When frying foods you have as many choices for frying medium as flavors of yogurt in the dairy case (wow there are a lot.)  Anything with a high smoke point will do fine; in the past I have fried with corn, canola, and peanut oils, all of which stand up to the temperatures just fine.  For this fish fry, I wanted to try something different, something that would be delicious, natural, and was at one time considered the king of frying.  Yeah, you guessed it, 100% pure, unadulterated and deeelicious pork lard.  Yes, it was awkward at the checkout register.  Yes, I felt fatter than I already am.  Yes, it was delicious.  But, the smell was heavenly, with my father-in-law asking what smelled so amazing upon just walking in the door.  And I had only begun to melt down the lard.  But to the health point, research has shown lard to be much healthier than people expected, and it’s all natural, which scores mega points in my book.  Check out this awesome Food & Wine article by Pete Wells, it’s worth the read.


A Preface about French Fries!

Many people around the interweb will try and tell you that you only need to fry your french fries once and once only.  My opinion about those people?  They are lazy twits.  Double frying your french fries is an essential step, especially when preparing a fried dinner such as this for many reasons.  First, let me explain the process, then give you reason behind it.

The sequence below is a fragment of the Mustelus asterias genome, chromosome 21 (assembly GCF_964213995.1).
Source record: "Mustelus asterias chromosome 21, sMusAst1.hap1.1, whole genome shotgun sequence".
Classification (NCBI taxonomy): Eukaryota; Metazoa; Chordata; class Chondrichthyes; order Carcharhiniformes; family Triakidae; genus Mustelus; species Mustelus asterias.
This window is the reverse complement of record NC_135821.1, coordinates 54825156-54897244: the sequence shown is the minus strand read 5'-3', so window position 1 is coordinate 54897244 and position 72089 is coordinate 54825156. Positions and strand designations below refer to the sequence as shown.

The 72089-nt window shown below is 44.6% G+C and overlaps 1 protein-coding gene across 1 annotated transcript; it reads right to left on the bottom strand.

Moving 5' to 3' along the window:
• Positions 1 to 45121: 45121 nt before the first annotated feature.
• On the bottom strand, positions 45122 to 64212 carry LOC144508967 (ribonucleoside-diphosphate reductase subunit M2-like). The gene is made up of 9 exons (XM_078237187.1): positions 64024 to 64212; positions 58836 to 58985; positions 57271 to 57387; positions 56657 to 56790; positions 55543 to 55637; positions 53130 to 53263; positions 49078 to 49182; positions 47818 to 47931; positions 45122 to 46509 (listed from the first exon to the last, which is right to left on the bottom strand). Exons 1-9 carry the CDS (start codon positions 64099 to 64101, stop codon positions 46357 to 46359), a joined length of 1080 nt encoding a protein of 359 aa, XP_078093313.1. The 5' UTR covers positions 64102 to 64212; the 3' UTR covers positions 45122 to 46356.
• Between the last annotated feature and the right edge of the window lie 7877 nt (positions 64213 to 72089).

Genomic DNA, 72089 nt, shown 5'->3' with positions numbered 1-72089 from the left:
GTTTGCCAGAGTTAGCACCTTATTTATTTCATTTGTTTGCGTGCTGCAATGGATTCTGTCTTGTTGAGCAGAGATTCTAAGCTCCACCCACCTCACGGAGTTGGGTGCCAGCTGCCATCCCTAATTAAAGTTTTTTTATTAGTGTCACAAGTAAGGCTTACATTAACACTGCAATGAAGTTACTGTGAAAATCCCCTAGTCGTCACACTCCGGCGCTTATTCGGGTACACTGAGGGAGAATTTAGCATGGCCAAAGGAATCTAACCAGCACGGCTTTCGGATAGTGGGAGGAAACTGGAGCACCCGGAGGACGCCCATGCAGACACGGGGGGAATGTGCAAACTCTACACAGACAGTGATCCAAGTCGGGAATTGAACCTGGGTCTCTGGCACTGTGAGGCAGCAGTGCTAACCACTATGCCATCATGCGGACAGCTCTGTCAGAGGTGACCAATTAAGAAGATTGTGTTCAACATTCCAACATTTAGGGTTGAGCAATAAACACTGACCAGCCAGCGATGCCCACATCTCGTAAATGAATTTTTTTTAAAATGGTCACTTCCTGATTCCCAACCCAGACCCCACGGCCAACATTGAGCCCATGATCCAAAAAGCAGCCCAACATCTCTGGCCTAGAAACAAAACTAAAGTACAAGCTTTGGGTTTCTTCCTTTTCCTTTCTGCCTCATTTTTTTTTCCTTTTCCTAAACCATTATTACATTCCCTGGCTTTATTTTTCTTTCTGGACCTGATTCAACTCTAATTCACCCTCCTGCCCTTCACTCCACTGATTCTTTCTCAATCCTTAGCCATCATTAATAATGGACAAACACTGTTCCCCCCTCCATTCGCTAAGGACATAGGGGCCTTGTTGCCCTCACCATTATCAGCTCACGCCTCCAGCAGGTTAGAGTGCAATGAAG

FRENCH FRIES

1.  Using your heavy-bottomed skillet and frying thermometer slowly bring the temperature of the oil (lard!) up to a balmy 325 degrees Fahrenheit. You’ll need enough oil to completely cover the fries, so roughly at least 1.5 -2 inches deep.

lard

2.  While your oil is heating drain your sliced potatoes, which have been soaking overnight in the refrigerator, and thoroughly dry them with a paper towel.  As we all learned in second grade, oil and water definitely do not mix.  Especially hot oil.

3.  Once your oil has reached proper temperature, and using your spider, in small batches, slowly lower the raw potatoes into the oil, which will start violently bubbling and will then calm down once the residual water is gone.  Water does not die quietly.

CRITICAL TIP!
These are fried in small batches because as soon as the potatoes hit the oil, you will notice a drastic drop in the temperature of the oil.  Try your hardest to maintain the proper temperature throughout the frying process.  You will have more control on a gas stove than electric, so it pays to be well acquainted with your heating implement so you can effectively maintain control.  Make sure you let your oil get back up to the proper temperature in-between batches.